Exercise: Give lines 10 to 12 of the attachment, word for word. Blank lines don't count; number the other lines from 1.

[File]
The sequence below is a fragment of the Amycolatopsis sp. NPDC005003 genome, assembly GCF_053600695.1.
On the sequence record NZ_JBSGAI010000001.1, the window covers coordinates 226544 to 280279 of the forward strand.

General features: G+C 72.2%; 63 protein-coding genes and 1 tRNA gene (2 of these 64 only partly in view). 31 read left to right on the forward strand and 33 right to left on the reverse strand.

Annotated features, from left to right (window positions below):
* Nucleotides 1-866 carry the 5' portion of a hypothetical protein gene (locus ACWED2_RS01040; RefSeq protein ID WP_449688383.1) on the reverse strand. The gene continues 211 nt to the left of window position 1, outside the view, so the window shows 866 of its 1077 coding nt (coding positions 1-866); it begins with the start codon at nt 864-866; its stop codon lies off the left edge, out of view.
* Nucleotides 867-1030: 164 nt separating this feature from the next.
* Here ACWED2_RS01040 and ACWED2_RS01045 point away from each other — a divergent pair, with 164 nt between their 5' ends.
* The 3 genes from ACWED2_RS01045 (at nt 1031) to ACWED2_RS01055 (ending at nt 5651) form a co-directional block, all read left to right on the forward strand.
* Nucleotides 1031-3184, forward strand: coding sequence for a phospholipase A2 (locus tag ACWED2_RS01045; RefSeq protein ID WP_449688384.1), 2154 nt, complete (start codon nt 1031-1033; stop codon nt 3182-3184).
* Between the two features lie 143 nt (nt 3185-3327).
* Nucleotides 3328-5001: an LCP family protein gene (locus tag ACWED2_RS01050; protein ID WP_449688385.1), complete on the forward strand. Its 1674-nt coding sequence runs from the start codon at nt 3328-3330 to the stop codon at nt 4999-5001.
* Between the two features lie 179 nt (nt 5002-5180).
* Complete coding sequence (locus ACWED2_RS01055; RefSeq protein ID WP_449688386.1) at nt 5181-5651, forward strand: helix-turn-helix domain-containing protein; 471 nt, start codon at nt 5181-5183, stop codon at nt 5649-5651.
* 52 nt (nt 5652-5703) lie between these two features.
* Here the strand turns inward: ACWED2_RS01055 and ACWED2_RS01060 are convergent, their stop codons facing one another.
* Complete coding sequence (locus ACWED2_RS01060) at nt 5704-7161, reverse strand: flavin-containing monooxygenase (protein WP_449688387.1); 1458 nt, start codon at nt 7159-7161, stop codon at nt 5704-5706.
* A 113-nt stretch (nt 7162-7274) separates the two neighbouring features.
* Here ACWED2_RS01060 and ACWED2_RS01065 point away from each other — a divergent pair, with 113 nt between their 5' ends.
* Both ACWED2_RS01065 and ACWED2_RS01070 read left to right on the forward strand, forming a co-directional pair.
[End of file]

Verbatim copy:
* Between the two features lie 143 nt (nt 3185-3327).
* Nucleotides 3328-5001: an LCP family protein gene (locus tag ACWED2_RS01050; protein ID WP_449688385.1), complete on the forward strand. Its 1674-nt coding sequence runs from the start codon at nt 3328-3330 to the stop codon at nt 4999-5001.
* Between the two features lie 179 nt (nt 5002-5180).